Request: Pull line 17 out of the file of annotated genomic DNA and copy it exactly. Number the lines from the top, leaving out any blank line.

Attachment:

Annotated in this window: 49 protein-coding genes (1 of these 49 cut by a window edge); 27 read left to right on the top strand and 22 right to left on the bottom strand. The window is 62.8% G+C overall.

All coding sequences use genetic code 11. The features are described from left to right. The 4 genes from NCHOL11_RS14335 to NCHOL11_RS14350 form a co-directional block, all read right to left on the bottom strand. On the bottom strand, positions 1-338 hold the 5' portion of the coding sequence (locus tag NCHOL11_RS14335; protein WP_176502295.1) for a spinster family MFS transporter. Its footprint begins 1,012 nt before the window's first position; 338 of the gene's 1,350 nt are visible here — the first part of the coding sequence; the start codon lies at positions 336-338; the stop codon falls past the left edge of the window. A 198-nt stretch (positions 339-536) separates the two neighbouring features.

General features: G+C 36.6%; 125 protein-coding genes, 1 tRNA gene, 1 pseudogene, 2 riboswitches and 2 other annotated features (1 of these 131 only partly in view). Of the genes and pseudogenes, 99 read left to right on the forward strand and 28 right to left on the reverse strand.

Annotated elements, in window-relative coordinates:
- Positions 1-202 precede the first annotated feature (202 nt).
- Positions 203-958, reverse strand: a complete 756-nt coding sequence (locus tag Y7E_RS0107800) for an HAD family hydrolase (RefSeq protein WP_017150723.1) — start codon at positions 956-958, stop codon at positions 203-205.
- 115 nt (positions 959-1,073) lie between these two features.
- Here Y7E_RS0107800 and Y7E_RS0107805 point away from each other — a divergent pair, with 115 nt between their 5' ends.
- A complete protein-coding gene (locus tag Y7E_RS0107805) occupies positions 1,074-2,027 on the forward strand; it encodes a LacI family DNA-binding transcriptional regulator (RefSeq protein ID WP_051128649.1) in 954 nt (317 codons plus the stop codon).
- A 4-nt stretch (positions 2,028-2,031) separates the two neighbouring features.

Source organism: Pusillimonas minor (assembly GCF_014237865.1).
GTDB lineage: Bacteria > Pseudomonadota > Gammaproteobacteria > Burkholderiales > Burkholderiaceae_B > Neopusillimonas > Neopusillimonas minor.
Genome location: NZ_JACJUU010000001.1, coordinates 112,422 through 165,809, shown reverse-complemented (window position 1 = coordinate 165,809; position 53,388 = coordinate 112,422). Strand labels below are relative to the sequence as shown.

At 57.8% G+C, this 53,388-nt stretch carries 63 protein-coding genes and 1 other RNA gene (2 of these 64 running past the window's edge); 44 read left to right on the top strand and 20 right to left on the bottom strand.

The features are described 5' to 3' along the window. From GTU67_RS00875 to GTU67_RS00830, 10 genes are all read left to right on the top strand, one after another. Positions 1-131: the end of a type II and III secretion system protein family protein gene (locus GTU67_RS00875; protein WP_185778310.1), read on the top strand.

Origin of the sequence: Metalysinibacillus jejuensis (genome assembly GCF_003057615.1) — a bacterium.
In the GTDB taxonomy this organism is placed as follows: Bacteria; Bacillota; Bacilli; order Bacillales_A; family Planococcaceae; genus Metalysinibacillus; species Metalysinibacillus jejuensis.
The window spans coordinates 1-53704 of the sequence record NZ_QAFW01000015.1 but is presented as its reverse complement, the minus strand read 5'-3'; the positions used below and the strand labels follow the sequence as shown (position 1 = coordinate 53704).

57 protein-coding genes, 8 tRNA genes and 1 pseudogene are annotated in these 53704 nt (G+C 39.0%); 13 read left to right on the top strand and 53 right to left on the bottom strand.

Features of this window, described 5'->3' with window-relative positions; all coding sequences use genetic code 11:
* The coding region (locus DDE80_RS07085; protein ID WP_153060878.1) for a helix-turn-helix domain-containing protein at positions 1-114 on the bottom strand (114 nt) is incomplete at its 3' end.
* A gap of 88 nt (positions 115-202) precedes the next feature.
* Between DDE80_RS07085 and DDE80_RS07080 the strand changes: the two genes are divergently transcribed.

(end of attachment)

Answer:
In the GTDB taxonomy this organism is placed as follows: Bacteria; Bacillota; Bacilli; order Bacillales_A; family Planococcaceae; genus Metalysinibacillus; species Metalysinibacillus jejuensis.